One was in love and carried a bird’s nest
in the cavity where his heart should’ve been found.
All have eggs growing in their lungs.
Some will hatch into birds that sing
from broken ribs. Some will hatch
into locusts that eat the body into remains.
In the square a thousand others remained
hypnotized by the sky where seven sundogs nested.
Three in white, three washed in the stain of hatched
eggs, and one real with tapering tails found
rushing toward collision like a song
swelling up from Tuburculose lungs.
One was in love and fell mid-lunge
into repose, forever toward, to remain
unrealized. One became a song.
Three built a well-pitched nest
out of One’s ribs. One would find
it romantic. Three sang to the hatchling
halos circling the sun. Hatch,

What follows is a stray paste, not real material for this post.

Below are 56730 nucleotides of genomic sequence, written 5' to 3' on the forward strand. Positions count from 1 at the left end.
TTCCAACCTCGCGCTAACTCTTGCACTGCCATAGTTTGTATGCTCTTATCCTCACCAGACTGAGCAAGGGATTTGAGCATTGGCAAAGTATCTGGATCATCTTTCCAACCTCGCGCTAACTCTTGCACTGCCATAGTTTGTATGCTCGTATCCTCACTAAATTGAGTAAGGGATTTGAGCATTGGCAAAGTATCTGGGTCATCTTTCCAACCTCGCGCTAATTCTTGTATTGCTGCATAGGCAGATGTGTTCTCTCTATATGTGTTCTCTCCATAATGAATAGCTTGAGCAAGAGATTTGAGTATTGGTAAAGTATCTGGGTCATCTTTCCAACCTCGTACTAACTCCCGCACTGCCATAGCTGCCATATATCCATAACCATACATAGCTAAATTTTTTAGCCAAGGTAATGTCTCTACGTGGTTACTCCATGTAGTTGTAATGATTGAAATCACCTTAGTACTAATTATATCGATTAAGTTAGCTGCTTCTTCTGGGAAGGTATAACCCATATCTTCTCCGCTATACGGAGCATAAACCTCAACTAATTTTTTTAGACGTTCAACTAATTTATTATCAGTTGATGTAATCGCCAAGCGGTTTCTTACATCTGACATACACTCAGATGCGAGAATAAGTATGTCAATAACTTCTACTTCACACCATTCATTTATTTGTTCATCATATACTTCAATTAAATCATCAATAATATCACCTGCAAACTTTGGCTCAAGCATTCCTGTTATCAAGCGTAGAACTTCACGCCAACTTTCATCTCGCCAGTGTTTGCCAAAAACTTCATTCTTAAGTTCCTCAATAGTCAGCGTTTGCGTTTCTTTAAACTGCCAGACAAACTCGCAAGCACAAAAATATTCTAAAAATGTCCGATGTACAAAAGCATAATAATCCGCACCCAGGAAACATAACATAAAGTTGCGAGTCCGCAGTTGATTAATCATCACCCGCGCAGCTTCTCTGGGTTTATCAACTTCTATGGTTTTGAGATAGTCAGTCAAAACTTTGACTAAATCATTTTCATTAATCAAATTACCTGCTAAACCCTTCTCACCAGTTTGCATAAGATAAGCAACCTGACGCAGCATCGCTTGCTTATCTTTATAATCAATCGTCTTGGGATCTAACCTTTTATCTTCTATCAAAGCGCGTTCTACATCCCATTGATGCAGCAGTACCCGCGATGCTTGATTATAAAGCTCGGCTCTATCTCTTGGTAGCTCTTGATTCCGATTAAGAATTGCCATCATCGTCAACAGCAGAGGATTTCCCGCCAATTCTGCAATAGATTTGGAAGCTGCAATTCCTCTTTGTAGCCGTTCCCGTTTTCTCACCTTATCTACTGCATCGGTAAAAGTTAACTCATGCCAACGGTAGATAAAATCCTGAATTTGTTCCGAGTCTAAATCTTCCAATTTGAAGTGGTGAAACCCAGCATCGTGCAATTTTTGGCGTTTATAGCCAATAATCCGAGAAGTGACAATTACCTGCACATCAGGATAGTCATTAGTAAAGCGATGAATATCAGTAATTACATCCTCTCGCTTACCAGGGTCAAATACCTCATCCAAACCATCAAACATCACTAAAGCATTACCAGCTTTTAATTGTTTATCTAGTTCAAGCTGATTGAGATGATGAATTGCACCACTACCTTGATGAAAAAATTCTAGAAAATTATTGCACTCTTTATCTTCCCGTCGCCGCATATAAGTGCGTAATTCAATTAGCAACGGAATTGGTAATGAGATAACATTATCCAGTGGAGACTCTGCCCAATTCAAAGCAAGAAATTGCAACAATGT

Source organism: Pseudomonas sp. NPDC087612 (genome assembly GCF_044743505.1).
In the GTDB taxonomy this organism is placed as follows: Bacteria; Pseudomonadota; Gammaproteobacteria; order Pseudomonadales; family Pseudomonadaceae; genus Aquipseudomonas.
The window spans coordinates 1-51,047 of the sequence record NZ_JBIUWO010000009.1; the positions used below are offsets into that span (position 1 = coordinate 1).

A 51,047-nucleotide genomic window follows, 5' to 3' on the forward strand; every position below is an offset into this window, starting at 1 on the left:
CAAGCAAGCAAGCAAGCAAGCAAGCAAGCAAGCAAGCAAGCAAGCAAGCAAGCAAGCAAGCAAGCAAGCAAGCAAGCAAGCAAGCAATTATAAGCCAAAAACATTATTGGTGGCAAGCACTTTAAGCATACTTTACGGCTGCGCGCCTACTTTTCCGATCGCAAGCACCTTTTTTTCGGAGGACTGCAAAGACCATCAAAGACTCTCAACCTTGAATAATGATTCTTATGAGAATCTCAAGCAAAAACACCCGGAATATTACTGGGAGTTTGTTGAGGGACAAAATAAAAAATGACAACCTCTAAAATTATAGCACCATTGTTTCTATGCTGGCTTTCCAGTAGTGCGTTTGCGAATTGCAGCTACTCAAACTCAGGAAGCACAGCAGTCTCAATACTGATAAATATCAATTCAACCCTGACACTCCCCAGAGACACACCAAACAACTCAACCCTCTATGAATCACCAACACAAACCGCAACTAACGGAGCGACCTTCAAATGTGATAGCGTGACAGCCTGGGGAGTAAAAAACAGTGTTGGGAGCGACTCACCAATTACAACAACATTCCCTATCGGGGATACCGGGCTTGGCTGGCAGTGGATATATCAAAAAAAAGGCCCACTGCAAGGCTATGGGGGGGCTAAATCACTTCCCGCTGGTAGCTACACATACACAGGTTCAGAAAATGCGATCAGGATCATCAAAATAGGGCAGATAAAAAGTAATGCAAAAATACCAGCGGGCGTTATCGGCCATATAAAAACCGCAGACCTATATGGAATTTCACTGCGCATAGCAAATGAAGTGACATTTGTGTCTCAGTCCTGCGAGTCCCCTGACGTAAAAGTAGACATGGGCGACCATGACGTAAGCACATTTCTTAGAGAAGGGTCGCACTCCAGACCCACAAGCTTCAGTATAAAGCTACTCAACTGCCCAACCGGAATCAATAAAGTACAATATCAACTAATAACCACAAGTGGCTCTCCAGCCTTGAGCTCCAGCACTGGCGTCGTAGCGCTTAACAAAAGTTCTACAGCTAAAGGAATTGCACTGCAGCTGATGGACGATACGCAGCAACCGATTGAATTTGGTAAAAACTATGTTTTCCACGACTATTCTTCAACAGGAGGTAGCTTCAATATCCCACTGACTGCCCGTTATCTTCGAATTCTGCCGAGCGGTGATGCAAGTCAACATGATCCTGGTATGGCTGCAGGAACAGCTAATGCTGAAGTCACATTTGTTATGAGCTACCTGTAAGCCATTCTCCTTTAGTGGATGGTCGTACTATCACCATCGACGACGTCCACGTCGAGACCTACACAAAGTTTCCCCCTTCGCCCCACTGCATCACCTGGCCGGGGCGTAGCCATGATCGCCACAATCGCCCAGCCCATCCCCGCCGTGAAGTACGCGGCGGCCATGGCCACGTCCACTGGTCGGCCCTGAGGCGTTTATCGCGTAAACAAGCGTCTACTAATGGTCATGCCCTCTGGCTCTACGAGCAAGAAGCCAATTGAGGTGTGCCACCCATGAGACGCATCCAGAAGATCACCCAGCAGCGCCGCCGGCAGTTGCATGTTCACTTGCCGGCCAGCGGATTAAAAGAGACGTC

my sweet, said Another. My lungs
are tired of holding down. If I am found
at the end, let my hands remain
empty, One begged. Atop tower nest
the Faithful strike bells into song
hoping hope will blur the sky, singing
blues into indigo, indigo into violets that hatch
rainbows – both prism and prison – nestled
in the sky. Crack, crack, crack goes the red-eyed lung
as the eggs take the last remaining
breath as the body begins to founder.
One could not say he found
any of this romantic, apart from the singing.
Crack. Crack. Crack. Razor mouthed remainders,
faithful Plague Locusts, perihelion hatchlings
keen from an almighty lung
hallowed and hollowed like a nest.
The faithful find comfort in the nest
that sings, in lungs
that hatch and crack, crack, crack the remains.
Julia Beach Anderson is a graduate of the Iowa Writers’ Workshop. Her poetry has previously been published in Hayden’s Ferry Review, Mount Voices, and Keep Going, and has work forthcoming in I-70 Review. She lives in New England.